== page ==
Just As I Thought

Guns and Churches

First off, the shootings in Colorado were horrible, inexcusable, murderous, and tragic. I don’t have any first-hand knowledge of the circumstances, and certainly can’t place any blame in this sad story.
That said, I found some very interesting things to think about in the story of the Colorado church involved.
Perhaps they were too busy demonizing people (or worrying about their male-prostitute loving founder Ted Haggard) to read the Bible, which among other things teaches us through parables such as, oh, not turning away people who need lodging or churches as sanctuary or just plain old Christian charity.
First up, as the story goes, a man with a beard appeared at the Youth With a Mission Christian missionary center asking to stay the night. The Christian missionaries refused. I don’t know why they did, and there may have been a very good reason, but doesn’t the mere idea of a Christian missionary center refusing lodging to someone in need strike you as, well, hardly charitable? Makes me wonder just what the mission of these youth might be. Jesus would likely have invited him in, gave him his last hunk of bread, and then washed his feet. What a sap, eh?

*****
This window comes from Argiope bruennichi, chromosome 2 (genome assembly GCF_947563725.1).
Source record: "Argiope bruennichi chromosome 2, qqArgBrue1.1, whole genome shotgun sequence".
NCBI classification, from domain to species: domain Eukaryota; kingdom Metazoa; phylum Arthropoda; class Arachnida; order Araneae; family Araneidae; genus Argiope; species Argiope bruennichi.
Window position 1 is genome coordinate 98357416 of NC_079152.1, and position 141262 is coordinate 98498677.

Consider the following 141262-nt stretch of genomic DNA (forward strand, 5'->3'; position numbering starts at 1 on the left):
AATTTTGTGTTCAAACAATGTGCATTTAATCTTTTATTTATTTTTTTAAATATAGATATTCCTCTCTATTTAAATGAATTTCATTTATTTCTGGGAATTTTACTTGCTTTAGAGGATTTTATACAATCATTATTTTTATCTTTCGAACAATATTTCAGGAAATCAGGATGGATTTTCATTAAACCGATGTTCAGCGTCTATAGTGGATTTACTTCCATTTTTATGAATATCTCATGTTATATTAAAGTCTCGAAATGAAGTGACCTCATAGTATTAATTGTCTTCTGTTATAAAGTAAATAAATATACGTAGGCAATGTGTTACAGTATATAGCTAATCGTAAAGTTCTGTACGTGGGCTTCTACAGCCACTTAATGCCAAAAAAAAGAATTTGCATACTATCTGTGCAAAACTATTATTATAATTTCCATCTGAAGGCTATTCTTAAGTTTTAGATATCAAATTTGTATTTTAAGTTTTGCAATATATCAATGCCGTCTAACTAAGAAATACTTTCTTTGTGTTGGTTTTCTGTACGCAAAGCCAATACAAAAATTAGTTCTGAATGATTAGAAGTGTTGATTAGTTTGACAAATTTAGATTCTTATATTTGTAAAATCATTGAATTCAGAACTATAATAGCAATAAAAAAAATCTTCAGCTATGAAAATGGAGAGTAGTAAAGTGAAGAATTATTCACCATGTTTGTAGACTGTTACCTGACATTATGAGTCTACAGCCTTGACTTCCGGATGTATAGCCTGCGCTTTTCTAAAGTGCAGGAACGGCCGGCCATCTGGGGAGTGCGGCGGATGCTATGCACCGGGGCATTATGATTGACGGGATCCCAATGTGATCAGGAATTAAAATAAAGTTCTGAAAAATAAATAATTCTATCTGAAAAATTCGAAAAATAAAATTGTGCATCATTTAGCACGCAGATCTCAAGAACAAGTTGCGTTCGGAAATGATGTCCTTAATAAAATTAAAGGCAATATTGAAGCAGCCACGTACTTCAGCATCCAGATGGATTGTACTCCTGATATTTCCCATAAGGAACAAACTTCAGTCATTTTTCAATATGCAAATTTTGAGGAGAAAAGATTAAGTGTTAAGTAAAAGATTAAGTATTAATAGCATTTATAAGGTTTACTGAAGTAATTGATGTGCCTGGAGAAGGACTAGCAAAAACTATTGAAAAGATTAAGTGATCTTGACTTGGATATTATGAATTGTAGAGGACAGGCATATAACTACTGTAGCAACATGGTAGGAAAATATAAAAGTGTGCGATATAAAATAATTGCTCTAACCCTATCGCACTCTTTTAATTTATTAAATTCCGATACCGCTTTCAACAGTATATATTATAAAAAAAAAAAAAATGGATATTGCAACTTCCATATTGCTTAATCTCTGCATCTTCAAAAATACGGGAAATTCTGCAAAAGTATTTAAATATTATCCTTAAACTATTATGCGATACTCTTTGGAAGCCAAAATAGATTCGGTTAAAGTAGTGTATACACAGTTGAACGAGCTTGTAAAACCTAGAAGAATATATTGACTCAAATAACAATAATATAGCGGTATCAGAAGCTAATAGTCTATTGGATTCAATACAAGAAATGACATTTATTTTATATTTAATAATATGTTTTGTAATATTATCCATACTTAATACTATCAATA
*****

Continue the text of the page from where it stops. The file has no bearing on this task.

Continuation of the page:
Then, a “black-clad gunman” opened fire at the New Life Church in Colorado Springs, where a security guard shot and killed him. Constitutional rights and the fact that she may have saved other lives aside, what does it say about a church that it requires not only security guards, but armed security guards?
It is no secret that I am thoroughly opposed to “organized” religion, which to me is akin to “organized” crime. I’m also very good at snap judgements, and in this case I am finding it hard to believe that a church that was founded by an anti-gay demagogue who was secretly a client of a male prostitute, a church that turns away people in need, and requires armed security guards — well, I can’t really believe that they can be very effective as a charitable venue. At least, in the classic definition of “charitable.”
I’m sure this will all be fodder for the “war on Christianity” pundits, although I really don’t think of this kind of church as even remotely Christian. It is a scary and difficult world we live in, and I understand that we can’t live our lives as if it is a parable in the Bible. Still, the irony of all this is that I believe that the vast majority of the strife that causes such Christian values to warp away from these teachings is caused — you guessed it — by religion itself.

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